Auto123 picks the 11 most notable all-new vehicles we reviewed for the first time in an “eventful” 2021 for the automotive world.
As Managing Editor of Auto123, I don’t actually get to drive every car we review over the course of the year. But I do get to read every review, several times over! And edit them, and revise them, and translate them and occasionally get into arguments over them. I get to know those reviews pretty well, you might say…
As the end of what can safely be called an “eventful” year for the automotive world approaches, I took a breath to look back and see what the heck actually happened. More specifically, to see which among the dozens of all-new models unleashed unto the world were most striking for us.
Here are the 11 biggest fusses of the year as far as new models that we got to drive for the first time were concerned. Presented in roughly chronological order, these are the models that will likely dominate discussions and attention at dealerships over the next year.
Ford Mustang Mach-E
We actually drove this for the first time in very late December 2020, but the Mustang-badged all-electric crossover is really a creature of 2021.
From Benoit Charette:
The debate has been going on since day 1 when Ford unveiled its plans for its first electric vehicle. Why call this vehicle a Mustang? How does that iconic V8-equipped muscle car correlate with a green SUV powered entirely by electricity?
In any event, whether you approve or not, here it is. And it, is a model that looks more like a concept than a production car. It has pretty sleek lines for an SUV, there no door handles, and the front and rear styling create a clear connection with the Mustang. Frankly the Mustang Mach-E is a real looker, and if it sticks in your craw to pronounce the word Mustang in its regard, well it’s your right to just call it the Mach-E. That's what Ford originally intended to do, apparently, but to ensure the Mustang name would live on in the longer term, Ford included it in a new family of vehicles.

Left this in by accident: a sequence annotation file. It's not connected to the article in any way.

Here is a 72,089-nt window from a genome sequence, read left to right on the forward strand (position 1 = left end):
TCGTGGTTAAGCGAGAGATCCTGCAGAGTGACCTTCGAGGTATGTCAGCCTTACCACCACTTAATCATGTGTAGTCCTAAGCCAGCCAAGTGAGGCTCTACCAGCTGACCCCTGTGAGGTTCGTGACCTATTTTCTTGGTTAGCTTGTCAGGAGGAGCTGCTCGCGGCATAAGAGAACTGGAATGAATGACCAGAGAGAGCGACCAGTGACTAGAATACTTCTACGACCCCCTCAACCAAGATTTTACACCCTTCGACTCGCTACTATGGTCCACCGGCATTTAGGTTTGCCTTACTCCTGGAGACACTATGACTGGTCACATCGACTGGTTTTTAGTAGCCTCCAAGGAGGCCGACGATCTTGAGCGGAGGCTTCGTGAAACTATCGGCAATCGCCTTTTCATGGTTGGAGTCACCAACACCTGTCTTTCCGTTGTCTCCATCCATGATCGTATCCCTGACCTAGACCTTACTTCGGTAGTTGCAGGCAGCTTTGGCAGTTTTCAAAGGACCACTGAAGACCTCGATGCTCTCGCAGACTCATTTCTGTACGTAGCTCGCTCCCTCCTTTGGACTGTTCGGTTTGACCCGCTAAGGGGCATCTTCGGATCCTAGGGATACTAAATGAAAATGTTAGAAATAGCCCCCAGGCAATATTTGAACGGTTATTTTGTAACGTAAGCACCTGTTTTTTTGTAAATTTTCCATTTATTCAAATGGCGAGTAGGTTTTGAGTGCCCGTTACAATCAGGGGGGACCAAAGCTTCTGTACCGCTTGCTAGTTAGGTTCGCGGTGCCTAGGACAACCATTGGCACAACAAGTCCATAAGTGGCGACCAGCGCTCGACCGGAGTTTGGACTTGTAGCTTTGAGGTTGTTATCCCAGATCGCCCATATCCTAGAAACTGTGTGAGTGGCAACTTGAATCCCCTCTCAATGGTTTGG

For its first foray into the world of all-electric mobility, Ford has done its homework and presents a vehicle that is physically attractive and fun to drive and delivers a range sufficient to make it practical as an everyday vehicle. All this while keeping the price competitive. Beyond the name that some people hate, the vehicle itself is worthy of serious consideration.
And from Dan Heyman:
I’ll be darned if the Ford Mustang Mach-E isn’t one of the most controversial vehicles we’ve seen in many a year, if for no other reason than its name.
After all, “Mustang” is one of the most recognizable and long-running nameplates in the car world, and it’s always meant two doors, a long hood and rear-wheel-drive (RWD). In short, it’s always meant “pony car”. Or maybe muscle car. But never EV power and most definitely, never “crossover sports utility vehicle”. But that’s exactly what the Mach-E is: an battery-electric vehicle (BEV) of the CUV persuasion.
Of course, with a nameplate as popular as this has, you’re going to have legions of folks taking a sharp interest in anything to do with it. These folks tend to harbour a very distinct view of what they cherish and you’re loathe to upset that apple cart too heavily, lest you upset a great many fans.
Ford was undoubtedly well aware of that long before they announced the Mach-E about two years ago, but they pressed on nevertheless and unleashed on the braying masses the vehicle you see here.